The holiday season is fast approaching, and with that, fun videos like this cute handprint Christmas tree card start showing up throughout social media. This craft is super fun to make, give and receive.
– Green Cardstock
– Brown cardstock or construction paper
– Green, red and gold finger paint
– Gold foam paper, or foamy star stickers
– Black sharpie
1. First fold your green cardstock in half and trace your hand so that the wrist is on the folded part.
2. Cut out your handprint and cut the top tapered in so that it looks like the top of a Christmas tree.
3. Add your trunk of the Christmas tree by cutting out a rectangle shape from your brown paper. Glue to the top of your card so that when it opens up the bottom has more space for writing.
4. Draw on your Christmas tree light strings with black sharpie by making two swirls. Be sure to space these out enough so that you can fit your fingerprint christmas lights on them.
5. Add 3 spots on each string of lights for where your fingerprints will go with your black sharpie. Then using green, red and gold paint make your fingerprints!
6. Add a little bit of white paint on top of your fingerprints to give the light bulbs a more realistic look.
7. Now cut out a large star from your gold foam paper and glue to the top of your Christmas tree.
We seem to have an abundance of pinecones, but if you don’t, they’re fortunately very easy to find this time of year, and very affordable. All you need in addition to the pinecones is cotton balls, google eyes, and paper.
Let your child shred the cotton balls and stuff them in the pinecone. Then add eyes and nose/mouth to make their wintry critter. Polar bears and snowy owls are easiest to create with this fun craft.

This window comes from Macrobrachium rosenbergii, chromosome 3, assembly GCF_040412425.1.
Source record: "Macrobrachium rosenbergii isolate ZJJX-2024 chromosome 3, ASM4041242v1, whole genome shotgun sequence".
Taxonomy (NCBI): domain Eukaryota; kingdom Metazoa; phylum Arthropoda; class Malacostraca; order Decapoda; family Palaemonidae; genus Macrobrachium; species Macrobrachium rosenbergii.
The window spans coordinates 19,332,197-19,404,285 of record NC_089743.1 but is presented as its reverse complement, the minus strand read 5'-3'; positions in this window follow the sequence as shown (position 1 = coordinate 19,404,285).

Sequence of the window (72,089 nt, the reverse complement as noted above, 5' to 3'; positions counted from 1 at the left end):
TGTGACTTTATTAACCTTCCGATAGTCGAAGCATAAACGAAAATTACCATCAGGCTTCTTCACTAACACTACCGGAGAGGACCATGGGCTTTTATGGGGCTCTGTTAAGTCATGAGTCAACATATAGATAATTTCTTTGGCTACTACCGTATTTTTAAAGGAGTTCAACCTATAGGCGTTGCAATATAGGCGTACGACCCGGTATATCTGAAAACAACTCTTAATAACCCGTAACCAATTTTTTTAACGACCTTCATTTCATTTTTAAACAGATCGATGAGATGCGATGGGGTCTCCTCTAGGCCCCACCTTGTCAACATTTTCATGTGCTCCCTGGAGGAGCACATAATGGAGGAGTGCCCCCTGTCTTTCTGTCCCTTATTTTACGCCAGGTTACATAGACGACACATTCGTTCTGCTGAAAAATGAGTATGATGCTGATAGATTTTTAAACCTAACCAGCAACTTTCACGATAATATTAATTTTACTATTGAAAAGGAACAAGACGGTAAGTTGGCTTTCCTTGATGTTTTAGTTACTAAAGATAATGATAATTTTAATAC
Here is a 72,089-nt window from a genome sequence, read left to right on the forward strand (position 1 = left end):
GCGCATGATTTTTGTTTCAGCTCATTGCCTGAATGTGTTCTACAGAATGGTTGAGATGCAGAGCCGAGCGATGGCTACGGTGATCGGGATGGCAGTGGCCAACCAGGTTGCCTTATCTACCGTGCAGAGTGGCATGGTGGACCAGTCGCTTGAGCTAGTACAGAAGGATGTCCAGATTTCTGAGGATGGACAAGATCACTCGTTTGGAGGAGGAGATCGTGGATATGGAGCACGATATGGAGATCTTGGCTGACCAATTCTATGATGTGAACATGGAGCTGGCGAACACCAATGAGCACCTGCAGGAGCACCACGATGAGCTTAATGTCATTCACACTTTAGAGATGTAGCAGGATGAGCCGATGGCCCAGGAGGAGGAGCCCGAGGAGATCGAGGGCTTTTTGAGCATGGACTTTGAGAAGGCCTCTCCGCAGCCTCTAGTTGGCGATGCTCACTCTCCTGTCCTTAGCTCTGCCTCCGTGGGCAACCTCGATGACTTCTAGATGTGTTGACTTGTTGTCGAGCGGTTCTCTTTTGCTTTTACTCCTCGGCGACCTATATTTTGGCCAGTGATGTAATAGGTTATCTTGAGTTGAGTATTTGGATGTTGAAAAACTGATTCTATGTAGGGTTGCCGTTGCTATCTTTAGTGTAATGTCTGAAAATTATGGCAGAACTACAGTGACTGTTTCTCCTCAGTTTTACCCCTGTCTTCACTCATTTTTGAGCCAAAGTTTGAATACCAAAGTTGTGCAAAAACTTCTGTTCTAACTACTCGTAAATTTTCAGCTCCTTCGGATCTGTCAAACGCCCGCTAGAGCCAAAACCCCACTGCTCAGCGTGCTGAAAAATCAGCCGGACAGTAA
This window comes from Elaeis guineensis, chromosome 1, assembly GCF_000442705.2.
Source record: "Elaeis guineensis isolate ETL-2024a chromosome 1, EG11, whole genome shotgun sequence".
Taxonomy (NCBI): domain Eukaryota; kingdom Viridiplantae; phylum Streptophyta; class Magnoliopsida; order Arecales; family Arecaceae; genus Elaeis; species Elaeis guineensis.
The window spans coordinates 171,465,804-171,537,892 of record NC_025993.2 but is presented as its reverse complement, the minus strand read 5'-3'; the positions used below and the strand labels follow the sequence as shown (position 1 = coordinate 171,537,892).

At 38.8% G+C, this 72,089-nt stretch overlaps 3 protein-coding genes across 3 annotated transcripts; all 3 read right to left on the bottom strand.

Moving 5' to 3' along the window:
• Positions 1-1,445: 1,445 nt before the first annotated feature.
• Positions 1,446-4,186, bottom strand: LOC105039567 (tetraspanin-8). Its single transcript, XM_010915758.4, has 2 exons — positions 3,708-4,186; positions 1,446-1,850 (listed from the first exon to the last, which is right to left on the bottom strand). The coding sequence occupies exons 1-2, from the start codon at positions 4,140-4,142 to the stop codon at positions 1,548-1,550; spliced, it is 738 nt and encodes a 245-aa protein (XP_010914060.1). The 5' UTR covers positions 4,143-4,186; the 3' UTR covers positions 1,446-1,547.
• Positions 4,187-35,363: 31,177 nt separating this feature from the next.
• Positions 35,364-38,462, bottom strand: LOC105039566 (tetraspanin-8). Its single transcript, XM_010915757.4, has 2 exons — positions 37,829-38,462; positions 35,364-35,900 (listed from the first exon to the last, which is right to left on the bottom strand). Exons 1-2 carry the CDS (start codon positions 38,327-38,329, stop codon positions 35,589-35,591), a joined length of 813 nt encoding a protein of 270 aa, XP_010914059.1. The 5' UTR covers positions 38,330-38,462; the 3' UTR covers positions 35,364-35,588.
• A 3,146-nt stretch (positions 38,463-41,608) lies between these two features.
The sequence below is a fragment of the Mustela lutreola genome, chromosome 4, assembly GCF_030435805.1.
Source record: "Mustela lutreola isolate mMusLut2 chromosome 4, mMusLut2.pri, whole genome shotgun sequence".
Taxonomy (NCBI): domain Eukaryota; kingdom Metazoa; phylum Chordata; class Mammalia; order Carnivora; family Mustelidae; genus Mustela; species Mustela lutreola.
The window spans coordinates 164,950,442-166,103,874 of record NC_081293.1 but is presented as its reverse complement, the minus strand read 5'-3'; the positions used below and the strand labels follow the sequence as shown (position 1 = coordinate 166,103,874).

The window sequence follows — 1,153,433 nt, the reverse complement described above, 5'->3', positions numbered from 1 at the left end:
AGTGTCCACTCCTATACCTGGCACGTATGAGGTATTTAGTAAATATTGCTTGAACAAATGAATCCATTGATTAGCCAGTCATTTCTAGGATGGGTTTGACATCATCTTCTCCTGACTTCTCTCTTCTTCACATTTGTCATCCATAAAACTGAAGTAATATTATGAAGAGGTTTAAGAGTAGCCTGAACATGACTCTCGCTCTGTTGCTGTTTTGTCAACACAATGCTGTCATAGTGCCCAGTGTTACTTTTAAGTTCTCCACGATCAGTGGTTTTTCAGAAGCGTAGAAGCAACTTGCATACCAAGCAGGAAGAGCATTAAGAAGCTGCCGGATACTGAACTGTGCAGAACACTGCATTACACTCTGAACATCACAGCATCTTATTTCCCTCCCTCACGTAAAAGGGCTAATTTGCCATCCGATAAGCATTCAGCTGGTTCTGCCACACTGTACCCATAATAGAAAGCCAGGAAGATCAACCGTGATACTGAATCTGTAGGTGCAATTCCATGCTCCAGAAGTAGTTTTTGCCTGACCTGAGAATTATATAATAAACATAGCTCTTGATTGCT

With the unseasonable warm patch upon us this post Thanksgiving week, there’s no time like now to take a walk! Gather up the kids and go on a pine cone hunt. Once the kids all have a couple, preferably open, it’s time to prepare a post holiday feast for the birds (and squirrels, because they love this stuff too)!
- Pinecones, preferably open
- Peanut butter/suet/vegetable shortening
- Oatmeal or cornmeal
- Birdseed mix from the store (you can make it high energy by adding some extra sunflower seeds or chopped nuts)
- Plate or pie tin
- Tie a string around the pinecone.
- Mix ½ cup peanut butter/suet/shortening with ½ cup oats/cornmeal.
- Use a spoon (or fingers!) to spread the mixture onto the pinecone. Make sure to get the mixture into the open areas of the pinecone. It’s easier if the mixture is warm.
- Place birdseed in pie tin. Roll and press seed onto pinecone until well covered.
Special thanks to theoutdoorparent.com for the recipe
Happy Thanksgiving! In keeping with the day, this activity is perfect for the whole family.
Place pipe cleaners, popsicle sticks or other colored items in a jar and coordinate the color with a printed sheet of different “thankfulness items”. The suggestions on the above picture are great, but you can also create your own.
This site has a bunch of fun Thanksgiving crafts and activities for all elementary ages. This one, however, is super fun, super easy, super affordable, and a great craft to do at home while you’re preparing the meal!